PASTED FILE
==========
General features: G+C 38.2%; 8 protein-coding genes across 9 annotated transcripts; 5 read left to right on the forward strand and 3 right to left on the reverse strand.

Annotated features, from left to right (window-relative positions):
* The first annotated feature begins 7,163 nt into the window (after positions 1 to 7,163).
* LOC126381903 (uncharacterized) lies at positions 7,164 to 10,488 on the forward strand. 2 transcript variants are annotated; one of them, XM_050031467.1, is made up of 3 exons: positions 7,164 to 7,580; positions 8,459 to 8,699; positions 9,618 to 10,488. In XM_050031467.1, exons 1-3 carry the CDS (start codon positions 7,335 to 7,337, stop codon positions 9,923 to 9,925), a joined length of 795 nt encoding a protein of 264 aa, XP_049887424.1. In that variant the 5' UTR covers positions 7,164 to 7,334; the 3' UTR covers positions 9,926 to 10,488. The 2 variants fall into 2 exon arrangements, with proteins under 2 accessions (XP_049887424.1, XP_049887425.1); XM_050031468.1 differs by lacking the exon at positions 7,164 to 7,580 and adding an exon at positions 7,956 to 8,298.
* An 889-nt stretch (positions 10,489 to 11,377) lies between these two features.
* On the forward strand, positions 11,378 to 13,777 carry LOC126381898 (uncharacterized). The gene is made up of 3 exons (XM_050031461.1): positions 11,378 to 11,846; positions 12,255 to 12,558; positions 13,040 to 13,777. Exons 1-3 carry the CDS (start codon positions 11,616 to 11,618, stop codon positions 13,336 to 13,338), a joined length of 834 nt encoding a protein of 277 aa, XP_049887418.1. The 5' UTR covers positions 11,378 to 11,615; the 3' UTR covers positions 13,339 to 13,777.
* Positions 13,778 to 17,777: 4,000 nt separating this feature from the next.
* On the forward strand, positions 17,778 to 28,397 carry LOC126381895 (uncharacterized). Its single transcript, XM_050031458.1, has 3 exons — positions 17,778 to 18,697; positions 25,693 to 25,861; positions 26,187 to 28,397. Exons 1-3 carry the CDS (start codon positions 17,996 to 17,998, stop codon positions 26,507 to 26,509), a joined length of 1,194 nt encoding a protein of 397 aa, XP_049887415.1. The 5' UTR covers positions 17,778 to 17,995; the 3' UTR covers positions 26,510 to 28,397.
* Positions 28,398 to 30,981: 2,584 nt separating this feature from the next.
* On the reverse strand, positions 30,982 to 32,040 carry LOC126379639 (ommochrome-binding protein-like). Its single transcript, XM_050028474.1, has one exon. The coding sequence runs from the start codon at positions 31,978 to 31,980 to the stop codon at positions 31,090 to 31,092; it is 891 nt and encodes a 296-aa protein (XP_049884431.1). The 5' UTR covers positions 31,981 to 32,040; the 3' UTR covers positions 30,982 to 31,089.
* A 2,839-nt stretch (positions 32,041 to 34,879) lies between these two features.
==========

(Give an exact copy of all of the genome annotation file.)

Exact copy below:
General features: G+C 38.2%; 8 protein-coding genes across 9 annotated transcripts; 5 read left to right on the forward strand and 3 right to left on the reverse strand.

Annotated features, from left to right (window-relative positions):
* The first annotated feature begins 7,163 nt into the window (after positions 1 to 7,163).
* LOC126381903 (uncharacterized) lies at positions 7,164 to 10,488 on the forward strand. 2 transcript variants are annotated; one of them, XM_050031467.1, is made up of 3 exons: positions 7,164 to 7,580; positions 8,459 to 8,699; positions 9,618 to 10,488. In XM_050031467.1, exons 1-3 carry the CDS (start codon positions 7,335 to 7,337, stop codon positions 9,923 to 9,925), a joined length of 795 nt encoding a protein of 264 aa, XP_049887424.1. In that variant the 5' UTR covers positions 7,164 to 7,334; the 3' UTR covers positions 9,926 to 10,488. The 2 variants fall into 2 exon arrangements, with proteins under 2 accessions (XP_049887424.1, XP_049887425.1); XM_050031468.1 differs by lacking the exon at positions 7,164 to 7,580 and adding an exon at positions 7,956 to 8,298.
* An 889-nt stretch (positions 10,489 to 11,377) lies between these two features.
* On the forward strand, positions 11,378 to 13,777 carry LOC126381898 (uncharacterized). The gene is made up of 3 exons (XM_050031461.1): positions 11,378 to 11,846; positions 12,255 to 12,558; positions 13,040 to 13,777. Exons 1-3 carry the CDS (start codon positions 11,616 to 11,618, stop codon positions 13,336 to 13,338), a joined length of 834 nt encoding a protein of 277 aa, XP_049887418.1. The 5' UTR covers positions 11,378 to 11,615; the 3' UTR covers positions 13,339 to 13,777.
* Positions 13,778 to 17,777: 4,000 nt separating this feature from the next.
* On the forward strand, positions 17,778 to 28,397 carry LOC126381895 (uncharacterized). Its single transcript, XM_050031458.1, has 3 exons — positions 17,778 to 18,697; positions 25,693 to 25,861; positions 26,187 to 28,397. Exons 1-3 carry the CDS (start codon positions 17,996 to 17,998, stop codon positions 26,507 to 26,509), a joined length of 1,194 nt encoding a protein of 397 aa, XP_049887415.1. The 5' UTR covers positions 17,778 to 17,995; the 3' UTR covers positions 26,510 to 28,397.
* Positions 28,398 to 30,981: 2,584 nt separating this feature from the next.
* On the reverse strand, positions 30,982 to 32,040 carry LOC126379639 (ommochrome-binding protein-like). Its single transcript, XM_050028474.1, has one exon. The coding sequence runs from the start codon at positions 31,978 to 31,980 to the stop codon at positions 31,090 to 31,092; it is 891 nt and encodes a 296-aa protein (XP_049884431.1). The 5' UTR covers positions 31,981 to 32,040; the 3' UTR covers positions 30,982 to 31,089.
* A 2,839-nt stretch (positions 32,041 to 34,879) lies between these two features.